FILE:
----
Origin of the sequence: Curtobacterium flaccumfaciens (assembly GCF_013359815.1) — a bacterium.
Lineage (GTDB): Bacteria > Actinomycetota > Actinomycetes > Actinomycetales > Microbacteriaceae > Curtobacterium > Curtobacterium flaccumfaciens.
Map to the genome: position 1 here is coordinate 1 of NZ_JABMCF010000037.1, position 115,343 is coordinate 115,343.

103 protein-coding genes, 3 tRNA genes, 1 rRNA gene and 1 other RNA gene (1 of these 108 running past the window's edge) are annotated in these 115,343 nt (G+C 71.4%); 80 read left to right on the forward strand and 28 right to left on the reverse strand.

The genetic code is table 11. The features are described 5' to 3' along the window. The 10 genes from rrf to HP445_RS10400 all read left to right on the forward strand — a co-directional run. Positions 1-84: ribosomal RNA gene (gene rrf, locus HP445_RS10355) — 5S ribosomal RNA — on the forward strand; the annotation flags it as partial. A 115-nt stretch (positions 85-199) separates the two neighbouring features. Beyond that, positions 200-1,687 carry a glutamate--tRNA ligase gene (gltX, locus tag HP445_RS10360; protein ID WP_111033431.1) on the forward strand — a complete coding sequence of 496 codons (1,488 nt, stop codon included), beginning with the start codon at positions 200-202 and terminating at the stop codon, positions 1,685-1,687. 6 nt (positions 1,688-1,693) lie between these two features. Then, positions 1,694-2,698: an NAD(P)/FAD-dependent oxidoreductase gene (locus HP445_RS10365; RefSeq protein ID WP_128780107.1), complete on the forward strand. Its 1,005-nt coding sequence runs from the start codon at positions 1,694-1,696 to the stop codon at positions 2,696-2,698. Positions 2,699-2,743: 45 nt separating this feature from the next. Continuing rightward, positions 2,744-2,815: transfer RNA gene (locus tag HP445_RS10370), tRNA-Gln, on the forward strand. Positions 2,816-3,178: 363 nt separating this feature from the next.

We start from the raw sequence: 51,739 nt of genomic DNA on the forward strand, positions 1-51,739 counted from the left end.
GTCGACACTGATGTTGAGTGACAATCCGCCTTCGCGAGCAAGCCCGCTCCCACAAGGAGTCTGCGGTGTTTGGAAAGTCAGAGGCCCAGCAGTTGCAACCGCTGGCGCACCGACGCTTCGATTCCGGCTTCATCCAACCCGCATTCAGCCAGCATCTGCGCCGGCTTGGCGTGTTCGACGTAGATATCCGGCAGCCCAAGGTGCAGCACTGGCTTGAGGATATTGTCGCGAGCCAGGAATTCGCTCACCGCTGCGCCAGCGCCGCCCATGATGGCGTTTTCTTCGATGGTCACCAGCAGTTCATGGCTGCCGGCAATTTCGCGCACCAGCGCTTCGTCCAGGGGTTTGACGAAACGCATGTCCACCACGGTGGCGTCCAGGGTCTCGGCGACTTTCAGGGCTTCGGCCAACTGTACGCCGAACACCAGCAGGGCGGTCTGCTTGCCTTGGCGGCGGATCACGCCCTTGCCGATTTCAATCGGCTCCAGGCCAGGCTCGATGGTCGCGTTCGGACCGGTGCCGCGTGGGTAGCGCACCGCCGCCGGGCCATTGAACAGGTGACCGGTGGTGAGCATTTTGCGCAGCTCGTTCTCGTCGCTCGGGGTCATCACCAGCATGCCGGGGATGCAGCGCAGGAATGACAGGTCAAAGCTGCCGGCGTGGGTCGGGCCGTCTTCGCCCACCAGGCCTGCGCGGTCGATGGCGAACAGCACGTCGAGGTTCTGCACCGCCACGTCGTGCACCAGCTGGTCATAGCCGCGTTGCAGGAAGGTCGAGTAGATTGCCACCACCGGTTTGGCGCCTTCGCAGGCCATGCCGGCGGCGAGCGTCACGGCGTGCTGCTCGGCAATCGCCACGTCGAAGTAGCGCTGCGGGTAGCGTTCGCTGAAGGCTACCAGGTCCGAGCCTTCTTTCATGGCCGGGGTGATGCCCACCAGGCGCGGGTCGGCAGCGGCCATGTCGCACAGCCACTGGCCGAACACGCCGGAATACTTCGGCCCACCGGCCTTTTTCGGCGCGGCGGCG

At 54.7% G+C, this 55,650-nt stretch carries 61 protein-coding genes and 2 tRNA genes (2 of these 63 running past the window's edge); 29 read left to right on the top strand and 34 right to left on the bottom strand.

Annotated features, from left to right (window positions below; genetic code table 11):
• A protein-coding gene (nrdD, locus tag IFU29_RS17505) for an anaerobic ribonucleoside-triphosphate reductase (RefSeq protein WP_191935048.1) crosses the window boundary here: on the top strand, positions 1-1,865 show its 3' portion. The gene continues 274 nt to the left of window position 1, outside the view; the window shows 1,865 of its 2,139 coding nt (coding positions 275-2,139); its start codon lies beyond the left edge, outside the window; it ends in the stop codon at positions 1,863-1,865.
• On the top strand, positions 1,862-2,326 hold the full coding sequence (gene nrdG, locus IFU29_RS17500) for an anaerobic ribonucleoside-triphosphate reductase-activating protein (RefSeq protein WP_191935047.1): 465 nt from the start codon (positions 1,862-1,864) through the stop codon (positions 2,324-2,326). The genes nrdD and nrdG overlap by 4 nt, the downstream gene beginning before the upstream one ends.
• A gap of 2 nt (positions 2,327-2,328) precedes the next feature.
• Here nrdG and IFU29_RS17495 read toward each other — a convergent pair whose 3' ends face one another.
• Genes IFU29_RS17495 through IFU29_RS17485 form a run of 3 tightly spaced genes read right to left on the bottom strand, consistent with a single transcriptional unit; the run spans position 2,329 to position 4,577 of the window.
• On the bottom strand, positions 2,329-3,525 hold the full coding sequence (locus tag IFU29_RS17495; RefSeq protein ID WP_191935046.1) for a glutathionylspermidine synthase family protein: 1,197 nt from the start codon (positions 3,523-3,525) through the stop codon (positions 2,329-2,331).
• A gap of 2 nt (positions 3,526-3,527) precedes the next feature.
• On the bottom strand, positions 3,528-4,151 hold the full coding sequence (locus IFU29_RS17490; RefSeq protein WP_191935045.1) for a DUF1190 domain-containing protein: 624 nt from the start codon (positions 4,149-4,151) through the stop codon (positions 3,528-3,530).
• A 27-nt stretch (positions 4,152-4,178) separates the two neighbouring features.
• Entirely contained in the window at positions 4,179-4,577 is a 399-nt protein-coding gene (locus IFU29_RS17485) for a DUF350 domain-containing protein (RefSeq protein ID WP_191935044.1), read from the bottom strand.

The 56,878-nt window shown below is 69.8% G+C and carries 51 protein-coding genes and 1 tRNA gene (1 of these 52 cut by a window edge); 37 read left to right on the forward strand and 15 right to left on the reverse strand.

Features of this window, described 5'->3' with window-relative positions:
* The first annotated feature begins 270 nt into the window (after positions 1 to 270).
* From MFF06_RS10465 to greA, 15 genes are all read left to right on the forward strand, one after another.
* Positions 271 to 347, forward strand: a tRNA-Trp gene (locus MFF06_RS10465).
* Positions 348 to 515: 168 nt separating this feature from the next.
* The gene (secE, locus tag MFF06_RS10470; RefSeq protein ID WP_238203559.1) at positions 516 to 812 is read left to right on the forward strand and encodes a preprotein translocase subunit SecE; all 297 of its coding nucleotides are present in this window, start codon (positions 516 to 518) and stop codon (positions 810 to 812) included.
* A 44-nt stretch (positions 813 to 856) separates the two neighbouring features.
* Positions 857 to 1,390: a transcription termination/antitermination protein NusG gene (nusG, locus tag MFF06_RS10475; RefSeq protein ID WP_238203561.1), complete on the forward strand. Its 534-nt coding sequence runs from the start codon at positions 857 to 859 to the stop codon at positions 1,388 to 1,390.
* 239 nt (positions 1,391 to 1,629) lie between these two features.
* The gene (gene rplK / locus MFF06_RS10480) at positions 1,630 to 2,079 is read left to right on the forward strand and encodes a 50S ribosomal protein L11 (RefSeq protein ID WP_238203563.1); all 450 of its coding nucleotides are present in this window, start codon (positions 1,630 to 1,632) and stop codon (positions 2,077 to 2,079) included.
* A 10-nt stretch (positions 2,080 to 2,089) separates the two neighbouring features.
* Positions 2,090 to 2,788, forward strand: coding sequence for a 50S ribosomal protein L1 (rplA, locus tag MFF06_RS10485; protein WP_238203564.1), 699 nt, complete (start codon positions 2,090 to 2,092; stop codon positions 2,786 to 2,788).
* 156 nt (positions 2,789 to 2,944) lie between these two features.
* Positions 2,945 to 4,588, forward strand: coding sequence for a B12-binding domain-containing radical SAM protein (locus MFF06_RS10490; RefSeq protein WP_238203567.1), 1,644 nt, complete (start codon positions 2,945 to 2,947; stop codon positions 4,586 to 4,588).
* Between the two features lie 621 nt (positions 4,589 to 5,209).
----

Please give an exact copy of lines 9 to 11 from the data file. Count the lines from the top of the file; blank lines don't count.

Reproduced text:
Annotated features, from left to right (window positions below; genetic code table 11):
• A protein-coding gene (nrdD, locus tag IFU29_RS17505) for an anaerobic ribonucleoside-triphosphate reductase (RefSeq protein WP_191935048.1) crosses the window boundary here: on the top strand, positions 1-1,865 show its 3' portion. The gene continues 274 nt to the left of window position 1, outside the view; the window shows 1,865 of its 2,139 coding nt (coding positions 275-2,139); its start codon lies beyond the left edge, outside the window; it ends in the stop codon at positions 1,863-1,865.
• On the top strand, positions 1,862-2,326 hold the full coding sequence (gene nrdG, locus IFU29_RS17500) for an anaerobic ribonucleoside-triphosphate reductase-activating protein (RefSeq protein WP_191935047.1): 465 nt from the start codon (positions 1,862-1,864) through the stop codon (positions 2,324-2,326). The genes nrdD and nrdG overlap by 4 nt, the downstream gene beginning before the upstream one ends.